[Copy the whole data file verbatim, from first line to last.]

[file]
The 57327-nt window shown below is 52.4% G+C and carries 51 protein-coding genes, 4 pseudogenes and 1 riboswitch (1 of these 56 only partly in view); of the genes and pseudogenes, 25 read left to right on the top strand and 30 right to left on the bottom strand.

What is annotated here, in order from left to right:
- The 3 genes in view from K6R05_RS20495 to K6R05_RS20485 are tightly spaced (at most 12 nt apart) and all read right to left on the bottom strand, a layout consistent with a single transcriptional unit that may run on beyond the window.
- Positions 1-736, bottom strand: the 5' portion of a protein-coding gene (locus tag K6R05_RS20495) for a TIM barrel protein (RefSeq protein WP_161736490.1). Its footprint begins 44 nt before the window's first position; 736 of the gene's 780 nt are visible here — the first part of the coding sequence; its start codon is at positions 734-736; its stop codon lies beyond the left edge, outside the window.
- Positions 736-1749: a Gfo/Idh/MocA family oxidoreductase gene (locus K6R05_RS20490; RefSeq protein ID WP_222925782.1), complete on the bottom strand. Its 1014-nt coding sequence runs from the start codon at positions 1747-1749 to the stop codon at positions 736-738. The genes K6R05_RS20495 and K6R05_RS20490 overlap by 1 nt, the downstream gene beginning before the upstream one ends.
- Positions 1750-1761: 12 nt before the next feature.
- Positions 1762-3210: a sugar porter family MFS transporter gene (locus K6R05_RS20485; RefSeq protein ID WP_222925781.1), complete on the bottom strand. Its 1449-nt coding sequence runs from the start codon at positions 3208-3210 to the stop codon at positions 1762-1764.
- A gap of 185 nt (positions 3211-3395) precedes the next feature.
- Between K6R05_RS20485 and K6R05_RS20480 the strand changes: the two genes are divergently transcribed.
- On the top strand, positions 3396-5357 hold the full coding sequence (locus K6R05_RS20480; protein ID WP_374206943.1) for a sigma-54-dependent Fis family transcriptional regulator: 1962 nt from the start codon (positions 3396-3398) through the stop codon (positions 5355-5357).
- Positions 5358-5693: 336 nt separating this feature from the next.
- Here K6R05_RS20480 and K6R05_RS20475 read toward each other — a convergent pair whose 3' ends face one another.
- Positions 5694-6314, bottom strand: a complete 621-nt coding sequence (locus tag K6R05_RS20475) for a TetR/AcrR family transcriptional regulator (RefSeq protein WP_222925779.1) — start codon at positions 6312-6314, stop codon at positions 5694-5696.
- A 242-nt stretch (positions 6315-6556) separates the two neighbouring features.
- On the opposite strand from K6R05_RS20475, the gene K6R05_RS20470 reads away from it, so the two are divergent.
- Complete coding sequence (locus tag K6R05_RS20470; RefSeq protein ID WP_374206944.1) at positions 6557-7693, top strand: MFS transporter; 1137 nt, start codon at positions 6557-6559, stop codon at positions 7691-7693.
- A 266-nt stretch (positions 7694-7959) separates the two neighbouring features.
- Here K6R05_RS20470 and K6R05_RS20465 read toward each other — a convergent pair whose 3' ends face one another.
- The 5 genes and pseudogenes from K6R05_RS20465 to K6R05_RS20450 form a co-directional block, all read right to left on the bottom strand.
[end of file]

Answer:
The 57327-nt window shown below is 52.4% G+C and carries 51 protein-coding genes, 4 pseudogenes and 1 riboswitch (1 of these 56 only partly in view); of the genes and pseudogenes, 25 read left to right on the top strand and 30 right to left on the bottom strand.

What is annotated here, in order from left to right:
- The 3 genes in view from K6R05_RS20495 to K6R05_RS20485 are tightly spaced (at most 12 nt apart) and all read right to left on the bottom strand, a layout consistent with a single transcriptional unit that may run on beyond the window.
- Positions 1-736, bottom strand: the 5' portion of a protein-coding gene (locus tag K6R05_RS20495) for a TIM barrel protein (RefSeq protein WP_161736490.1). Its footprint begins 44 nt before the window's first position; 736 of the gene's 780 nt are visible here — the first part of the coding sequence; its start codon is at positions 734-736; its stop codon lies beyond the left edge, outside the window.
- Positions 736-1749: a Gfo/Idh/MocA family oxidoreductase gene (locus K6R05_RS20490; RefSeq protein ID WP_222925782.1), complete on the bottom strand. Its 1014-nt coding sequence runs from the start codon at positions 1747-1749 to the stop codon at positions 736-738. The genes K6R05_RS20495 and K6R05_RS20490 overlap by 1 nt, the downstream gene beginning before the upstream one ends.
- Positions 1750-1761: 12 nt before the next feature.
- Positions 1762-3210: a sugar porter family MFS transporter gene (locus K6R05_RS20485; RefSeq protein ID WP_222925781.1), complete on the bottom strand. Its 1449-nt coding sequence runs from the start codon at positions 3208-3210 to the stop codon at positions 1762-1764.
- A gap of 185 nt (positions 3211-3395) precedes the next feature.
- Between K6R05_RS20485 and K6R05_RS20480 the strand changes: the two genes are divergently transcribed.
- On the top strand, positions 3396-5357 hold the full coding sequence (locus K6R05_RS20480; protein ID WP_374206943.1) for a sigma-54-dependent Fis family transcriptional regulator: 1962 nt from the start codon (positions 3396-3398) through the stop codon (positions 5355-5357).
- Positions 5358-5693: 336 nt separating this feature from the next.
- Here K6R05_RS20480 and K6R05_RS20475 read toward each other — a convergent pair whose 3' ends face one another.
- Positions 5694-6314, bottom strand: a complete 621-nt coding sequence (locus tag K6R05_RS20475) for a TetR/AcrR family transcriptional regulator (RefSeq protein WP_222925779.1) — start codon at positions 6312-6314, stop codon at positions 5694-5696.
- A 242-nt stretch (positions 6315-6556) separates the two neighbouring features.
- On the opposite strand from K6R05_RS20475, the gene K6R05_RS20470 reads away from it, so the two are divergent.
- Complete coding sequence (locus tag K6R05_RS20470; RefSeq protein ID WP_374206944.1) at positions 6557-7693, top strand: MFS transporter; 1137 nt, start codon at positions 6557-6559, stop codon at positions 7691-7693.
- A 266-nt stretch (positions 7694-7959) separates the two neighbouring features.
- Here K6R05_RS20470 and K6R05_RS20465 read toward each other — a convergent pair whose 3' ends face one another.
- The 5 genes and pseudogenes from K6R05_RS20465 to K6R05_RS20450 form a co-directional block, all read right to left on the bottom strand.